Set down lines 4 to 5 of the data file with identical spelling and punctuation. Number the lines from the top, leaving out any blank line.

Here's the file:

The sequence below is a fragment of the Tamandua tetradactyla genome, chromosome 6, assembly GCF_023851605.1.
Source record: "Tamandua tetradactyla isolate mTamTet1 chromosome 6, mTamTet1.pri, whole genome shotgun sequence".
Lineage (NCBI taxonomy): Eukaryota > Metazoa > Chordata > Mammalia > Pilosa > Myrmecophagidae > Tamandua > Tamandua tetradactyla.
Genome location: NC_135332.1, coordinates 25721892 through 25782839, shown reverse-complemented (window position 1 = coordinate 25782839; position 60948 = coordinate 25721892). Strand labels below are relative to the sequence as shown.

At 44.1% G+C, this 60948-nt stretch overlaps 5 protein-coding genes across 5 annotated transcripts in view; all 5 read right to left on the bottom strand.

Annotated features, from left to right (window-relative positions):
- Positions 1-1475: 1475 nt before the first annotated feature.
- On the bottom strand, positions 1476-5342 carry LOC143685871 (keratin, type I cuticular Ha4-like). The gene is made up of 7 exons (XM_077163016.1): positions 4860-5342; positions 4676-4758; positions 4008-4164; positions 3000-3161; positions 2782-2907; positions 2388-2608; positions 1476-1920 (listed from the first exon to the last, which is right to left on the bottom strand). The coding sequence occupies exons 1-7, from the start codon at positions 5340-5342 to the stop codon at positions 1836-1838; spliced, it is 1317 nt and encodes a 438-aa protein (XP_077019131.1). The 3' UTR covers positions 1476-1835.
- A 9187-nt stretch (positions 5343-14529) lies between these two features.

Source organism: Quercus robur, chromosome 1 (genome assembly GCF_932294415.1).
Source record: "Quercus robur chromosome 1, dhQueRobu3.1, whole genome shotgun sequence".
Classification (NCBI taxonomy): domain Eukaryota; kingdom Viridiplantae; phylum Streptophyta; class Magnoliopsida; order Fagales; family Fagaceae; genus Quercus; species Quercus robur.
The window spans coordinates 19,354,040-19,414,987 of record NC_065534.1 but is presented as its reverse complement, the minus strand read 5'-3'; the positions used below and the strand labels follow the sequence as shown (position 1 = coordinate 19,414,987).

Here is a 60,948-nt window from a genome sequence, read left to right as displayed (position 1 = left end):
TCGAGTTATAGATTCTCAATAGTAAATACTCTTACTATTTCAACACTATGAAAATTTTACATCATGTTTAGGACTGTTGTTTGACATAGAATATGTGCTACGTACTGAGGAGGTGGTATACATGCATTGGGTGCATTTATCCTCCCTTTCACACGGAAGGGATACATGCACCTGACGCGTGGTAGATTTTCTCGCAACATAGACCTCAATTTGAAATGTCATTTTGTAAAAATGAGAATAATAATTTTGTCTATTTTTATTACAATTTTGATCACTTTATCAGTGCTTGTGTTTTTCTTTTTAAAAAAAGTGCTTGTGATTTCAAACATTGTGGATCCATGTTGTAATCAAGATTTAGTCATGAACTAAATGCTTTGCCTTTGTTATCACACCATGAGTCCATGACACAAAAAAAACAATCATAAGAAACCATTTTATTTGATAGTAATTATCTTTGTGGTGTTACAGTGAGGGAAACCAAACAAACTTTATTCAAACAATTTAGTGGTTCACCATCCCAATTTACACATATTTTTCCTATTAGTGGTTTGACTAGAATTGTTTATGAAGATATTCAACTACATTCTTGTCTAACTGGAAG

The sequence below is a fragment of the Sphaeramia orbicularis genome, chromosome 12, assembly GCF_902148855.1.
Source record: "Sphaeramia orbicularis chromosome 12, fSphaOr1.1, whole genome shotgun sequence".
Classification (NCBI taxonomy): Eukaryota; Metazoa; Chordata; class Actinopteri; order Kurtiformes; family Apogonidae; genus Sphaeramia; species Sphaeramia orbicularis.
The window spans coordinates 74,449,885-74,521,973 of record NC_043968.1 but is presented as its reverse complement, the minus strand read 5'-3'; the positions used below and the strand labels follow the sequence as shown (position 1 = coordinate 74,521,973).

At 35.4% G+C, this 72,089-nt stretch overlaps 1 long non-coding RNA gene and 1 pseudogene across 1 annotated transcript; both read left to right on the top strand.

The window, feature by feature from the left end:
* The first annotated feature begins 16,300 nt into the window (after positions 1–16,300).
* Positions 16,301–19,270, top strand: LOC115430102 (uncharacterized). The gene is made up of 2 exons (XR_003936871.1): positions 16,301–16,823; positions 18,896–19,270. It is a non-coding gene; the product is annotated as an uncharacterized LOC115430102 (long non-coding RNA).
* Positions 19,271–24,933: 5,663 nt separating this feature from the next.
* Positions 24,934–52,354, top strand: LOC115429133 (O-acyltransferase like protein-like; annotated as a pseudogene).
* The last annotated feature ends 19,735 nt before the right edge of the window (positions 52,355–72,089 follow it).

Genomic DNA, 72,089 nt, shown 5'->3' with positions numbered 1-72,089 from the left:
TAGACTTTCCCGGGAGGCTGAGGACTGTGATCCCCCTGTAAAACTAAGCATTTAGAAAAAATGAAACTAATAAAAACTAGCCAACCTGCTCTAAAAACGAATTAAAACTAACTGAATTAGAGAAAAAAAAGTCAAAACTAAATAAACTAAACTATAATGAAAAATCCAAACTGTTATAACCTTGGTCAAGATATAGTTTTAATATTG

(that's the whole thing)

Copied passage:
Genome location: NC_135332.1, coordinates 25721892 through 25782839, shown reverse-complemented (window position 1 = coordinate 25782839; position 60948 = coordinate 25721892). Strand labels below are relative to the sequence as shown.

At 44.1% G+C, this 60948-nt stretch overlaps 5 protein-coding genes across 5 annotated transcripts in view; all 5 read right to left on the bottom strand.